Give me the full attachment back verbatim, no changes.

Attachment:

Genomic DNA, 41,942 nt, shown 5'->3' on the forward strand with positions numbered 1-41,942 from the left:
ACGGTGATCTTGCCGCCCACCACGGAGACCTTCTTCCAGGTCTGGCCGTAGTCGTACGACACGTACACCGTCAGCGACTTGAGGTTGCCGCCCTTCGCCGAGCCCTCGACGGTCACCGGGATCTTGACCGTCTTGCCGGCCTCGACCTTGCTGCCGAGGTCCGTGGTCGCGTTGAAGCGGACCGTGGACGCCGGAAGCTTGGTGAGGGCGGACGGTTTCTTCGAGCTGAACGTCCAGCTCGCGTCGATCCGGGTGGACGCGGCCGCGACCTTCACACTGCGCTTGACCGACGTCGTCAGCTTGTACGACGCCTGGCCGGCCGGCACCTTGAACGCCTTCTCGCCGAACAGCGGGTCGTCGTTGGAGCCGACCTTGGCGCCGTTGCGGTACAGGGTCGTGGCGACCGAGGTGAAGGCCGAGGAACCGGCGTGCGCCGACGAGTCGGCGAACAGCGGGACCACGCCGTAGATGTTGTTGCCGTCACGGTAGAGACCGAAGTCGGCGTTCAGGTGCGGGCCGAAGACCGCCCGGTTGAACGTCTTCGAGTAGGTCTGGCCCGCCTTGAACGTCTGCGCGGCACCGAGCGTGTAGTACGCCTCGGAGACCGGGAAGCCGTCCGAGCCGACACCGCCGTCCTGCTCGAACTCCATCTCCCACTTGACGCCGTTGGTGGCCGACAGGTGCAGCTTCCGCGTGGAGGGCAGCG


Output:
Genomic DNA, 41,942 nt, shown 5'->3' on the forward strand with positions numbered 1-41,942 from the left:
ACGGTGATCTTGCCGCCCACCACGGAGACCTTCTTCCAGGTCTGGCCGTAGTCGTACGACACGTACACCGTCAGCGACTTGAGGTTGCCGCCCTTCGCCGAGCCCTCGACGGTCACCGGGATCTTGACCGTCTTGCCGGCCTCGACCTTGCTGCCGAGGTCCGTGGTCGCGTTGAAGCGGACCGTGGACGCCGGAAGCTTGGTGAGGGCGGACGGTTTCTTCGAGCTGAACGTCCAGCTCGCGTCGATCCGGGTGGACGCGGCCGCGACCTTCACACTGCGCTTGACCGACGTCGTCAGCTTGTACGACGCCTGGCCGGCCGGCACCTTGAACGCCTTCTCGCCGAACAGCGGGTCGTCGTTGGAGCCGACCTTGGCGCCGTTGCGGTACAGGGTCGTGGCGACCGAGGTGAAGGCCGAGGAACCGGCGTGCGCCGACGAGTCGGCGAACAGCGGGACCACGCCGTAGATGTTGTTGCCGTCACGGTAGAGACCGAAGTCGGCGTTCAGGTGCGGGCCGAAGACCGCCCGGTTGAACGTCTTCGAGTAGGTCTGGCCCGCCTTGAACGTCTGCGCGGCACCGAGCGTGTAGTACGCCTCGGAGACCGGGAAGCCGTCCGAGCCGACACCGCCGTCCTGCTCGAACTCCATCTCCCACTTGACGCCGTTGGTGGCCGACAGGTGCAGCTTCCGCGTGGAGGGCAGCG